#5 Comparison of dynamic balance in adolescent male soccer players from rwanda and the United States
Authors: Butler RJ, Queen RM1, Beckman B2, Kiesel KB, Plisky PJ.
Reference: Int J Sports Phys Ther. 2013 Dec;8(6):749-55.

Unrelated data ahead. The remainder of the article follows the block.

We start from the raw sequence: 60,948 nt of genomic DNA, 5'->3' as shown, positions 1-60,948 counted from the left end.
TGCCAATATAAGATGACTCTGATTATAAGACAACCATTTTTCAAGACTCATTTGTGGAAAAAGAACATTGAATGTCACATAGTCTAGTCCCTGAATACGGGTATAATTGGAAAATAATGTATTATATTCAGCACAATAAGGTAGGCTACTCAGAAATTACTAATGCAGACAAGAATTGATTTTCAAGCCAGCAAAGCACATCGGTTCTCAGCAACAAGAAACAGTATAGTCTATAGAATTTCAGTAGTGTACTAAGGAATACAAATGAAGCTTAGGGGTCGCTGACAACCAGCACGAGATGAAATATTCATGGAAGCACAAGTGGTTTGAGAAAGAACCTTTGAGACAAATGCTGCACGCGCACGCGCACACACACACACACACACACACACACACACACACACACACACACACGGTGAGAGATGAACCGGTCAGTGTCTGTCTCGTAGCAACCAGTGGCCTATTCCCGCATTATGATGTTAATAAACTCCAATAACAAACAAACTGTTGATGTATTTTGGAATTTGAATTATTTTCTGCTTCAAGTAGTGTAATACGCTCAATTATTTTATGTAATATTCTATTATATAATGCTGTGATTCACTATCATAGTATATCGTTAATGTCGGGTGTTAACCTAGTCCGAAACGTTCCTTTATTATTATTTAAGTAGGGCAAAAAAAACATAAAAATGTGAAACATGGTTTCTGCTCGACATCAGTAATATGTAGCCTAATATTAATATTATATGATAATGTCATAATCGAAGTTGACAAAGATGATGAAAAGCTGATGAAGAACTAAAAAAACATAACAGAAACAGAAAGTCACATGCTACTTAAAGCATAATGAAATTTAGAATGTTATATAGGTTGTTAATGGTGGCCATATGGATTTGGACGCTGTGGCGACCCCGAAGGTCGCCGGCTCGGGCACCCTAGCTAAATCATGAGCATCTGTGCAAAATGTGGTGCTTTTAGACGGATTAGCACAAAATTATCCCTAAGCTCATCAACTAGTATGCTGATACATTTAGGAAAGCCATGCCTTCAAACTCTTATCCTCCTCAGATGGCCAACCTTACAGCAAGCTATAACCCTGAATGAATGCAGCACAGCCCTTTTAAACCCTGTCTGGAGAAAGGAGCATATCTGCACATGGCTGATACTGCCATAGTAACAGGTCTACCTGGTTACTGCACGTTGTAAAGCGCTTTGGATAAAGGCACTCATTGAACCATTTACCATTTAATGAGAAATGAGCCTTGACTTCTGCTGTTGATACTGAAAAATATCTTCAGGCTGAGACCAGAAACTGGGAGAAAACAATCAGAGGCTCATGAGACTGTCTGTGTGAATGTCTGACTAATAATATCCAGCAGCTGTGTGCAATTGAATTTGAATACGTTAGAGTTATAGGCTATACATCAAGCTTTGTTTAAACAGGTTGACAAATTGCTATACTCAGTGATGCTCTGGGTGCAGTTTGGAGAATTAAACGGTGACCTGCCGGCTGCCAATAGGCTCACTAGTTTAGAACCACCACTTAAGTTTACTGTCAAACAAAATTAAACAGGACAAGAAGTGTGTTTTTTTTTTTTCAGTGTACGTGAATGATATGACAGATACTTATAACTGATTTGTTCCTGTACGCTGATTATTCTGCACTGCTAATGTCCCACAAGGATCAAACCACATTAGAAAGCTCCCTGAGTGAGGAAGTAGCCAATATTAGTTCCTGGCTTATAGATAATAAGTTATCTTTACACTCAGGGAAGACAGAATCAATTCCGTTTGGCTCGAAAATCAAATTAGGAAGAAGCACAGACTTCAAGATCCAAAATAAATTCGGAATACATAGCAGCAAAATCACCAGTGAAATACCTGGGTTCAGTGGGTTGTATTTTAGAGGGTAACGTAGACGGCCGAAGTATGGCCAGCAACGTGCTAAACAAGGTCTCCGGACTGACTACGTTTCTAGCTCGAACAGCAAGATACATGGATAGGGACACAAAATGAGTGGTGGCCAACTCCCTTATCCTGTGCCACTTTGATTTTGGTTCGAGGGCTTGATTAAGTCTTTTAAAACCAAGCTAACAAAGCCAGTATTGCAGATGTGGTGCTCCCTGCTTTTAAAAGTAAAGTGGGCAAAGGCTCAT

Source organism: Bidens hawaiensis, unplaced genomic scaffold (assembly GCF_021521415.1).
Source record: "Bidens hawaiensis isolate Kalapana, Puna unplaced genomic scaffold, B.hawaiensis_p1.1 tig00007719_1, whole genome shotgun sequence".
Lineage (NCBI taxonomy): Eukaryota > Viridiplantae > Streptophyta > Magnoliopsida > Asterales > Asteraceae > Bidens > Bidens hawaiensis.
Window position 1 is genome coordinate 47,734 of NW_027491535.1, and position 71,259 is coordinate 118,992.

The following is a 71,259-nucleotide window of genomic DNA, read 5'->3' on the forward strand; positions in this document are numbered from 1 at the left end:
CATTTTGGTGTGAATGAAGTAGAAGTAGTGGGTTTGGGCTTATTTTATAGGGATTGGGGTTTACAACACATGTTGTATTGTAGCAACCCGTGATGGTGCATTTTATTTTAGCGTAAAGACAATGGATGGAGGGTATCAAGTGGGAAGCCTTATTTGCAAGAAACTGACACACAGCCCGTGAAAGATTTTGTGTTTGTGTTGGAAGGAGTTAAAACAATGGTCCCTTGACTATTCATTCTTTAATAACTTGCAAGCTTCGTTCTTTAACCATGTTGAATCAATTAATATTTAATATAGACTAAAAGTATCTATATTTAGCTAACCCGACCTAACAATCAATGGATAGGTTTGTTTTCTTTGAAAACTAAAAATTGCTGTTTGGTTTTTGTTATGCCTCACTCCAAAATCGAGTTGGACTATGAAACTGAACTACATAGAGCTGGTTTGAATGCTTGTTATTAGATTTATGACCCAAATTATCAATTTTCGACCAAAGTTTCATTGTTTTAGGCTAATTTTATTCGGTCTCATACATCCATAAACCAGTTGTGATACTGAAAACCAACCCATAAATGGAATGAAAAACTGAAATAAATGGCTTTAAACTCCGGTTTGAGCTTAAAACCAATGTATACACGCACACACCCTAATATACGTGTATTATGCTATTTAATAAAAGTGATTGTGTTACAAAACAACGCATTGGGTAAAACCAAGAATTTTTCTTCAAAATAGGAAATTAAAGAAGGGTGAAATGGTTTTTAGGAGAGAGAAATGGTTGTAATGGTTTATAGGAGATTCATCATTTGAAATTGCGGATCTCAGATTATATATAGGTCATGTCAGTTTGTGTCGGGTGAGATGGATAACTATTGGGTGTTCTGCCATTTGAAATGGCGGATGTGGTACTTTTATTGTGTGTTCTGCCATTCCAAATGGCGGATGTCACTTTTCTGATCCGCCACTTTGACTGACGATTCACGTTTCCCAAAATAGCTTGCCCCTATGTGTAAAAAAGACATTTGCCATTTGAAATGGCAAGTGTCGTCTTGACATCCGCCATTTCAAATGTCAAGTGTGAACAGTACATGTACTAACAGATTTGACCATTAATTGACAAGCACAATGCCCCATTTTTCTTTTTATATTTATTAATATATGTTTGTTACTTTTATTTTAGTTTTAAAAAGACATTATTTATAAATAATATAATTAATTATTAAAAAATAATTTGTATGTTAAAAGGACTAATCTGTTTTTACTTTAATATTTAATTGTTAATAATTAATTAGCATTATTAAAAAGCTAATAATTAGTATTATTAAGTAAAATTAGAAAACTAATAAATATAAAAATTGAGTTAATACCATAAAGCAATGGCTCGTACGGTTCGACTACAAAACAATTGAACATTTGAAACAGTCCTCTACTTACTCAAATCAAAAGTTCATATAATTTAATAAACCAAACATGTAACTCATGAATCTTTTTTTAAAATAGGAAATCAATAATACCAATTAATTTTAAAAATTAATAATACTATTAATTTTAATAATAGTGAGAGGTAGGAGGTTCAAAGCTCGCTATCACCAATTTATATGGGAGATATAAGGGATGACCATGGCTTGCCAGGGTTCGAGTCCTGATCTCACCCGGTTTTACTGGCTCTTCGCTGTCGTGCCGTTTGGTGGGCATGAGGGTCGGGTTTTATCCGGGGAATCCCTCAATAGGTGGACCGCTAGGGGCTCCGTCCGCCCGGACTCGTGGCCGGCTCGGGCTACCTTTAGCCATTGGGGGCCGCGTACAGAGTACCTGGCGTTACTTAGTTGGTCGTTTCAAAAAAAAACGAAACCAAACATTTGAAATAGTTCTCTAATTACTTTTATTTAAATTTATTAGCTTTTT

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Summary: Dynamic balance is an important component of motor skill development. Poor dynamic balance has previously been associated with sport related injury. However, the vast majority of dynamic balance studies as they relate to sport injury have occurred in developed North American or European countries. Thus, the purpose of this study was to compare dynamic balance in adolescent male soccer players from Rwanda to a matched group from the United States. Twenty-six adolescent male soccer players from Rwanda and 26 age- and gender-matched control subjects from the United States were screened using the Lower Quarter Y Balance Test during their pre-participation physical. Reach asymmetry (cm) between limbs was examined for all reach directions. In addition, reach distance in each direction (normalized to limb length, %LL) and the composite reach score (also normalized to %LL) were examined. Dependent samples t-tests were performed with significant differences identified at p<0.05. Twenty-six male soccer players from Rwanda (R) were matched to twenty-six male soccer players from the United States (US). The Rwandan soccer players performed better in the anterior (R: 83.9 ± 3.2 %LL; US: 76.5 ± 6.6 %LL, p<0.01), posterolateral (R: 114.4 ± 8.3 %LL ; US: 106.5 ± 8.2 %LL, p<0.01) and composite (R: 105.6 ± 1.3 %LL; US: 97.8 ± 6.2 %LL, p<0.01) reach scores. No significant differences between groups were observed for reach asymmetry. Adolescent soccer players from Rwanda exhibit superior performance on a standardized dynamic balance test as comparison to similar athletes from the United States. The examination of movement abilities of athletes from countries of various origins may allow for a greater understanding of the range of true normative values for dynamic balance.